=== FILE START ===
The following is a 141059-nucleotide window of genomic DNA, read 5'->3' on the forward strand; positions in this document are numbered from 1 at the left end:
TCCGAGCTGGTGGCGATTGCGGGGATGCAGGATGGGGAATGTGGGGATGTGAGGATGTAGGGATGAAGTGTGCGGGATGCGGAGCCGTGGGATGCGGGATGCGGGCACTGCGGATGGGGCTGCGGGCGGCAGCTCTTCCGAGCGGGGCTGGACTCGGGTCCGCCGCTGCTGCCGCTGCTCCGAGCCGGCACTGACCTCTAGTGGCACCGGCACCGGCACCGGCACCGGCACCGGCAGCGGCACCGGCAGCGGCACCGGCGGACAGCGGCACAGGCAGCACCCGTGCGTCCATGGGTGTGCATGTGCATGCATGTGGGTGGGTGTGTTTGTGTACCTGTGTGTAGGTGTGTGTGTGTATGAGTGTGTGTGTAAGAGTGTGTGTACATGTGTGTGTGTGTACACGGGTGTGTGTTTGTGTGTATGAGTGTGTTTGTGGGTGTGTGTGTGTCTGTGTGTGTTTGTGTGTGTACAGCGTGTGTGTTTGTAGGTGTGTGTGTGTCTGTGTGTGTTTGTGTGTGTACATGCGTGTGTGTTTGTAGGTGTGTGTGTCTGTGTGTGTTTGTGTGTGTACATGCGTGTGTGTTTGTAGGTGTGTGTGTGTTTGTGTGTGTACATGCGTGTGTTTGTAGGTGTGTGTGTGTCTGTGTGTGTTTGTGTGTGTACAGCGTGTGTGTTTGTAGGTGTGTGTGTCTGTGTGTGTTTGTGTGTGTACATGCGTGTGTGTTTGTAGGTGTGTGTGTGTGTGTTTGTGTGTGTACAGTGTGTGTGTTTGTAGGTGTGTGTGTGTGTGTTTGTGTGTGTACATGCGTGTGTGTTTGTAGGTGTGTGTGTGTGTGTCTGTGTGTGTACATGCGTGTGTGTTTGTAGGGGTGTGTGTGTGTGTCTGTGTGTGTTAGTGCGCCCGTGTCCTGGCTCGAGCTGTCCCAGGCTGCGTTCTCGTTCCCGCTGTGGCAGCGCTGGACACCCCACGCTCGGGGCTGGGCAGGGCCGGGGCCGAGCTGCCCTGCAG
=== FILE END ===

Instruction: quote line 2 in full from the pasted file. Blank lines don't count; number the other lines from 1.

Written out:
TCCGAGCTGGTGGCGATTGCGGGGATGCAGGATGGGGAATGTGGGGATGTGAGGATGTAGGGATGAAGTGTGCGGGATGCGGAGCCGTGGGATGCGGGATGCGGGCACTGCGGATGGGGCTGCGGGCGGCAGCTCTTCCGAGCGGGGCTGGACTCGGGTCCGCCGCTGCTGCCGCTGCTCCGAGCCGGCACTGACCTCTAGTGGCACCGGCACCGGCACCGGCACCGGCACCGGCAGCGGCACCGGCAGCGGCACCGGCGGACAGCGGCACAGGCAGCACCCGTGCGTCCATGGGTGTGCATGTGCATGCATGTGGGTGGGTGTGTTTGTGTACCTGTGTGTAGGTGTGTGTGTGTATGAGTGTGTGTGTAAGAGTGTGTGTACATGTGTGTGTGTGTACACGGGTGTGTGTTTGTGTGTATGAGTGTGTTTGTGGGTGTGTGTGTGTCTGTGTGTGTTTGTGTGTGTACAGCGTGTGTGTTTGTAGGTGTGTGTGTGTCTGTGTGTGTTTGTGTGTGTACATGCGTGTGTGTTTGTAGGTGTGTGTGTCTGTGTGTGTTTGTGTGTGTACATGCGTGTGTGTTTGTAGGTGTGTGTGTGTTTGTGTGTGTACATGCGTGTGTTTGTAGGTGTGTGTGTGTCTGTGTGTGTTTGTGTGTGTACAGCGTGTGTGTTTGTAGGTGTGTGTGTCTGTGTGTGTTTGTGTGTGTACATGCGTGTGTGTTTGTAGGTGTGTGTGTGTGTGTTTGTGTGTGTACAGTGTGTGTGTTTGTAGGTGTGTGTGTGTGTGTTTGTGTGTGTACATGCGTGTGTGTTTGTAGGTGTGTGTGTGTGTGTCTGTGTGTGTACATGCGTGTGTGTTTGTAGGGGTGTGTGTGTGTGTCTGTGTGTGTTAGTGCGCCCGTGTCCTGGCTCGAGCTGTCCCAGGCTGCGTTCTCGTTCCCGCTGTGGCAGCGCTGGACACCCCACGCTCGGGGCTGGGCAGGGCCGGGGCCGAGCTGCCCTGCAG